Call to Immediate Action: Urge Key Members of Parliament to Strengthen Bill C-22, the Proposed Canada Disability Benefit Act

Accessibility for Ontarians with Disabilities Act Alliance

United for a Barrier-Free Society for All People with Disabilities



Twitter: @aodaalliance


Call to Immediate Action: Urge Key Members of Parliament to Strengthen Bill C-22, the Proposed Canada Disability Benefit Act

November 25, 2022

The Call to Action

Please email or call members of Parliament in the next two weeks. Press them to amend the weak Bill C-22, the proposed Canada Disability Benefit Act. Tell them to make sure that this bill will lift hundreds of thousand of people with disabilities out of poverty, as the Trudeau Government promised it would.


It’s great that the Federal Government committed to create a new Canada Disability Benefit (CDB) for people with disabilities who are languishing in poverty. However, the weak Bill C-22


  • Sets no minimum amount for the CDB or a start date for the Government to start paying it. It doesn’t ensure the CDB is indexed to inflation.


  • Excludes almost one third of people with disabilities age 15 or older from the CDB solely because of their age, and regardless of their poverty. The CDB can only be paid to “working-age” people with disabilities. Disproportionately, people with disabilities are seniors. Disability poverty doesn’t end at 65.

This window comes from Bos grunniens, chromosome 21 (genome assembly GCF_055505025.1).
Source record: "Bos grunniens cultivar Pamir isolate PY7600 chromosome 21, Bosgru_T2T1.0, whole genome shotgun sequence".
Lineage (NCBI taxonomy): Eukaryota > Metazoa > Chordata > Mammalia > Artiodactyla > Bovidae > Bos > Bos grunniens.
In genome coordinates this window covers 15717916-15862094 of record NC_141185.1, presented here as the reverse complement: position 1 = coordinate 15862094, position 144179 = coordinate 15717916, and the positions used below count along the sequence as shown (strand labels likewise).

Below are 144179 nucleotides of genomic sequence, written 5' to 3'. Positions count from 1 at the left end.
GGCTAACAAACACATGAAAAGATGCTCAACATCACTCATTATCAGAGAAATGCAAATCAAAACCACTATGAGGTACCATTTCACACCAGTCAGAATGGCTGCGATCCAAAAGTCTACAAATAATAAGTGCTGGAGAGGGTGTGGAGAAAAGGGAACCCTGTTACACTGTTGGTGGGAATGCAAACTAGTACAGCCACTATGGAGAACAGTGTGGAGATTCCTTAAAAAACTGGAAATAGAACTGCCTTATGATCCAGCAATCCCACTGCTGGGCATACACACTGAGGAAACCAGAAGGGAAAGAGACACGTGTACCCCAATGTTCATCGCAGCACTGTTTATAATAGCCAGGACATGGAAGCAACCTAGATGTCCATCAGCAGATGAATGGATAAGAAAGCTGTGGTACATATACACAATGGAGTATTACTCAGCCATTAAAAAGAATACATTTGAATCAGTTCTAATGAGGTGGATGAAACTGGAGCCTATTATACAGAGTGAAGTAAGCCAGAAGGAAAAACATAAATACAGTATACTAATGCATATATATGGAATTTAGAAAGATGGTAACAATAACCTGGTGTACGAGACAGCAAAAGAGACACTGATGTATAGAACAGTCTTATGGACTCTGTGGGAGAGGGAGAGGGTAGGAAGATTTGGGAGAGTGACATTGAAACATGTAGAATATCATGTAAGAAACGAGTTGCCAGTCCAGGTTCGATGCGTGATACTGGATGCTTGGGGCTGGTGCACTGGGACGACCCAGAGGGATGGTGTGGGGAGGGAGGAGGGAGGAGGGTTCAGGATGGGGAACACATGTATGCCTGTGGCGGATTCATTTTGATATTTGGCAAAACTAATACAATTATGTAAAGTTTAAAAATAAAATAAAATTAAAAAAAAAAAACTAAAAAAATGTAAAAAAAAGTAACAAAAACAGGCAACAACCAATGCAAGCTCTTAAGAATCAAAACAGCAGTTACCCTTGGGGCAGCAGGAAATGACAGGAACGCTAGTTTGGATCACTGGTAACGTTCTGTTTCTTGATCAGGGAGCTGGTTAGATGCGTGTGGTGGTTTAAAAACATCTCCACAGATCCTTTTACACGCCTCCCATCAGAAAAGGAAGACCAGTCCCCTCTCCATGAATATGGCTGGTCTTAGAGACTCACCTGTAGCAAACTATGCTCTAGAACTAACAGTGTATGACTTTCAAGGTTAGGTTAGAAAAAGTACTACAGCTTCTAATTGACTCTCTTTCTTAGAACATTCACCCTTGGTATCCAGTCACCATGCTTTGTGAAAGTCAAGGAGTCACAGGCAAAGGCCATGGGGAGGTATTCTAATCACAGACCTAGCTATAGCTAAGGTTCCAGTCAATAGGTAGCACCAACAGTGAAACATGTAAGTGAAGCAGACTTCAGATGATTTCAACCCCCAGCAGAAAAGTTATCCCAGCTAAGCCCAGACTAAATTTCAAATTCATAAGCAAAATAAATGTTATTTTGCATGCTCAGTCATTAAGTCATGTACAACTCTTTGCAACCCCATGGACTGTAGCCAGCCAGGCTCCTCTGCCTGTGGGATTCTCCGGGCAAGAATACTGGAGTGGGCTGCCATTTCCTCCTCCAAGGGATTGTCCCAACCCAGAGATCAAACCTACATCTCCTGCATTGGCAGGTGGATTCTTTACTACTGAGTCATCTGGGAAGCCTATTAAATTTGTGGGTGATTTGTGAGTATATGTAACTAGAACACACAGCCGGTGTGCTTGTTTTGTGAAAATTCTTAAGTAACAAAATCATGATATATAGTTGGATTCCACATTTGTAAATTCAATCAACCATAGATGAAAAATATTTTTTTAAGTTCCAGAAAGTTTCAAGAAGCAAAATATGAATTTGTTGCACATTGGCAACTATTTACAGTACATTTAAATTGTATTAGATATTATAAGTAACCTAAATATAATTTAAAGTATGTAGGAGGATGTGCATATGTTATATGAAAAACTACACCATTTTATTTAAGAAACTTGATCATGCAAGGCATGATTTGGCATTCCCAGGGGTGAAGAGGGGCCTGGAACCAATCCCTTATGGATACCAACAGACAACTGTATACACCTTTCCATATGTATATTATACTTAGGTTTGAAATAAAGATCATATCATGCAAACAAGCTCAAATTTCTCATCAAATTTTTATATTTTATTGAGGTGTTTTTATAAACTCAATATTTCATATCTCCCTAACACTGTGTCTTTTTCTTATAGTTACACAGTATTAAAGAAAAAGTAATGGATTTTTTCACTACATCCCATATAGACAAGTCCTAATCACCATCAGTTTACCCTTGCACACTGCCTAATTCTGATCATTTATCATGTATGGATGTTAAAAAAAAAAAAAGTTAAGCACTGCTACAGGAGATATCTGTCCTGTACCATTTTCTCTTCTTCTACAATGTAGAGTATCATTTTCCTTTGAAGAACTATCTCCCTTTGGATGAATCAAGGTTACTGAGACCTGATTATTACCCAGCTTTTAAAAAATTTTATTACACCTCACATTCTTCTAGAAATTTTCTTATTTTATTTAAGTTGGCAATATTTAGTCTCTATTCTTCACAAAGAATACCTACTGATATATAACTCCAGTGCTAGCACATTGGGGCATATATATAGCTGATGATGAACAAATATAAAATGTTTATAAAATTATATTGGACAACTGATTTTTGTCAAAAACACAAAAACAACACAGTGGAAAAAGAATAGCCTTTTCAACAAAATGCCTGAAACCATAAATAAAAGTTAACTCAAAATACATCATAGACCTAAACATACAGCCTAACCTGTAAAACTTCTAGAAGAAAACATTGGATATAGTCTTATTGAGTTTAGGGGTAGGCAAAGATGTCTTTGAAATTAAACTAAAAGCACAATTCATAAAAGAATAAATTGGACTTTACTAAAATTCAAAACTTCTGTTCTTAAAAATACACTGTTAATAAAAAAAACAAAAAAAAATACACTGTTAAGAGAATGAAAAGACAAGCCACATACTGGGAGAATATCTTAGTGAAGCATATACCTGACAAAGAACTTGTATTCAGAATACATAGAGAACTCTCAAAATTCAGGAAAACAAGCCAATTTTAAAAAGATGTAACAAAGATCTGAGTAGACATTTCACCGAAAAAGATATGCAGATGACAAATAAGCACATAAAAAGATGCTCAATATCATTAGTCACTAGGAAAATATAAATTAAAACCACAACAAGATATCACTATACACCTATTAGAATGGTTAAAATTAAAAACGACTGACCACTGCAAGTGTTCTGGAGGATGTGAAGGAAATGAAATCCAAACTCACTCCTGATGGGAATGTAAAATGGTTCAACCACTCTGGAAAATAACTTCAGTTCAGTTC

• Gives Cabinet arbitrary power to make all the decisions if and when it wishes, over the size of the CDB, when it will start, how much if any it will be increased due to inflation, and who is eligible for it. It imposes no deadlines for Cabinet to ever act.


  • Lets a future Cabinet unilaterally gut the CDB, voting in a secret Cabinet meeting.


Concerns about this bill are shared by 41 community organizations, spanning six provinces and people with diverse disabilities, who all signed a powerful open letter to Parliament. We list those organizations below. This includes more than the 37 signatories when we tabled this open letter in Parliament on November 4, 2022. Our concerns are also supported by a powerful Toronto Star editorial.


The Trudeau Government has led some to think that money will get into the pockets of impoverished people with disabilities more quickly if Bill C-22 fixes none of these problems, sets no deadlines, assures no rights to people with disabilities, and leaves everything up to the Cabinet to decide at some future time. We respectfully disagree. Bill C-22 should give people with disabilities rights, not just a vague hope and lots of uncertainty. We want the bill to be quickly fixed and then quickly passed.


Use email and even Twitter to contact the leaders of all four parties in the House of Commons, their lead MP on this issue, and all the members of the House of Commons HUMA Standing Committee. That is the Standing Committee on Human Resources, Skills and Social Development and the Status of Persons with Disabilities. It’s easy! We give you their names, email addresses and Twitter handles below. If you are part of a community organization, please get your members and supporters to all join in our blitz.


It is very important for everyone to write their messages to MPs in their own words. If an MP gets identical messages from a group of different people, they discount them. We offer you the key point to make here. However, please modify it, or add to it in your own words, so they get the message that you are speaking from your heart.


Tell MPs to amend Bill C-22 to strengthen it. They must put more specifics in the bill. Don’t just leave it to the Cabinet to decide everything about who gets the Canada Disability Benefit, how much they will get, and when they will get it.